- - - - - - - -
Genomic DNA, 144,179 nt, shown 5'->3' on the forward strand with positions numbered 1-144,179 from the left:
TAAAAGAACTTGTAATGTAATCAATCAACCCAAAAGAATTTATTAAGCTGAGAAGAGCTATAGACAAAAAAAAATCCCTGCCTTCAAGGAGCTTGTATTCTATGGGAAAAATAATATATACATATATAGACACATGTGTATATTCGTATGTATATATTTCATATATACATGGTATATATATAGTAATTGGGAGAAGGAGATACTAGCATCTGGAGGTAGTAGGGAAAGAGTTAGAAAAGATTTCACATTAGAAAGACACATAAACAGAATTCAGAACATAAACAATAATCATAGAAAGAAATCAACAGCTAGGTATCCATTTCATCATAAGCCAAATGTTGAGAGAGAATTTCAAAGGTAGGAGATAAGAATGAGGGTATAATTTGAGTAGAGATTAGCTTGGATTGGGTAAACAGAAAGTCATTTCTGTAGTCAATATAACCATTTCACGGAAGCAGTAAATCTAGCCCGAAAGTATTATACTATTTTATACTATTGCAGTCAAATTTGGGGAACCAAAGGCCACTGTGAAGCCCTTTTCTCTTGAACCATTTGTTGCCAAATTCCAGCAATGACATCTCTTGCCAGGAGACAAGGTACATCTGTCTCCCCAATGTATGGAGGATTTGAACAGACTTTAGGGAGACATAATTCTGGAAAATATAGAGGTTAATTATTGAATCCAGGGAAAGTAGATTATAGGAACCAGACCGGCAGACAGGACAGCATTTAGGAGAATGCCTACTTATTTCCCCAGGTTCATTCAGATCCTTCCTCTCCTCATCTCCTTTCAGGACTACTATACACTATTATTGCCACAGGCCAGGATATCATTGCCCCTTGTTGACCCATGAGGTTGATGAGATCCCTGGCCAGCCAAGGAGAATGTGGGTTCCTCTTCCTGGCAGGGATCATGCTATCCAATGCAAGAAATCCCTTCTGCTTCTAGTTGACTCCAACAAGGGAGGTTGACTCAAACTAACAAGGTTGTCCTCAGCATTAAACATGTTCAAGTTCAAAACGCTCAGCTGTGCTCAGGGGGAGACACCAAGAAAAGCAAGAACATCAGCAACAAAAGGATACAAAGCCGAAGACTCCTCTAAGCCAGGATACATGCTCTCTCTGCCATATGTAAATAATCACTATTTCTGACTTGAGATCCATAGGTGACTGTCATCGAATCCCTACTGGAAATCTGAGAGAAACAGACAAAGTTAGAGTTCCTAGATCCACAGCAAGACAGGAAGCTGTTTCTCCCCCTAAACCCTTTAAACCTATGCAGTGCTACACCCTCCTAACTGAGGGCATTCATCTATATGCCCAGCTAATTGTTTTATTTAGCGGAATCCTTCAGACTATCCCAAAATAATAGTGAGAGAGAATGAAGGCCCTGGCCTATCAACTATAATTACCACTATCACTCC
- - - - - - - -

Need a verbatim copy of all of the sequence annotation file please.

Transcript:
Genomic DNA, 144,179 nt, shown 5'->3' on the forward strand with positions numbered 1-144,179 from the left:
TAAAAGAACTTGTAATGTAATCAATCAACCCAAAAGAATTTATTAAGCTGAGAAGAGCTATAGACAAAAAAAAATCCCTGCCTTCAAGGAGCTTGTATTCTATGGGAAAAATAATATATACATATATAGACACATGTGTATATTCGTATGTATATATTTCATATATACATGGTATATATATAGTAATTGGGAGAAGGAGATACTAGCATCTGGAGGTAGTAGGGAAAGAGTTAGAAAAGATTTCACATTAGAAAGACACATAAACAGAATTCAGAACATAAACAATAATCATAGAAAGAAATCAACAGCTAGGTATCCATTTCATCATAAGCCAAATGTTGAGAGAGAATTTCAAAGGTAGGAGATAAGAATGAGGGTATAATTTGAGTAGAGATTAGCTTGGATTGGGTAAACAGAAAGTCATTTCTGTAGTCAATATAACCATTTCACGGAAGCAGTAAATCTAGCCCGAAAGTATTATACTATTTTATACTATTGCAGTCAAATTTGGGGAACCAAAGGCCACTGTGAAGCCCTTTTCTCTTGAACCATTTGTTGCCAAATTCCAGCAATGACATCTCTTGCCAGGAGACAAGGTACATCTGTCTCCCCAATGTATGGAGGATTTGAACAGACTTTAGGGAGACATAATTCTGGAAAATATAGAGGTTAATTATTGAATCCAGGGAAAGTAGATTATAGGAACCAGACCGGCAGACAGGACAGCATTTAGGAGAATGCCTACTTATTTCCCCAGGTTCATTCAGATCCTTCCTCTCCTCATCTCCTTTCAGGACTACTATACACTATTATTGCCACAGGCCAGGATATCATTGCCCCTTGTTGACCCATGAGGTTGATGAGATCCCTGGCCAGCCAAGGAGAATGTGGGTTCCTCTTCCTGGCAGGGATCATGCTATCCAATGCAAGAAATCCCTTCTGCTTCTAGTTGACTCCAACAAGGGAGGTTGACTCAAACTAACAAGGTTGTCCTCAGCATTAAACATGTTCAAGTTCAAAACGCTCAGCTGTGCTCAGGGGGAGACACCAAGAAAAGCAAGAACATCAGCAACAAAAGGATACAAAGCCGAAGACTCCTCTAAGCCAGGATACATGCTCTCTCTGCCATATGTAAATAATCACTATTTCTGACTTGAGATCCATAGGTGACTGTCATCGAATCCCTACTGGAAATCTGAGAGAAACAGACAAAGTTAGAGTTCCTAGATCCACAGCAAGACAGGAAGCTGTTTCTCCCCCTAAACCCTTTAAACCTATGCAGTGCTACACCCTCCTAACTGAGGGCATTCATCTATATGCCCAGCTAATTGTTTTATTTAGCGGAATCCTTCAGACTATCCCAAAATAATAGTGAGAGAGAATGAAGGCCCTGGCCTATCAACTATAATTACCACTATCACTCC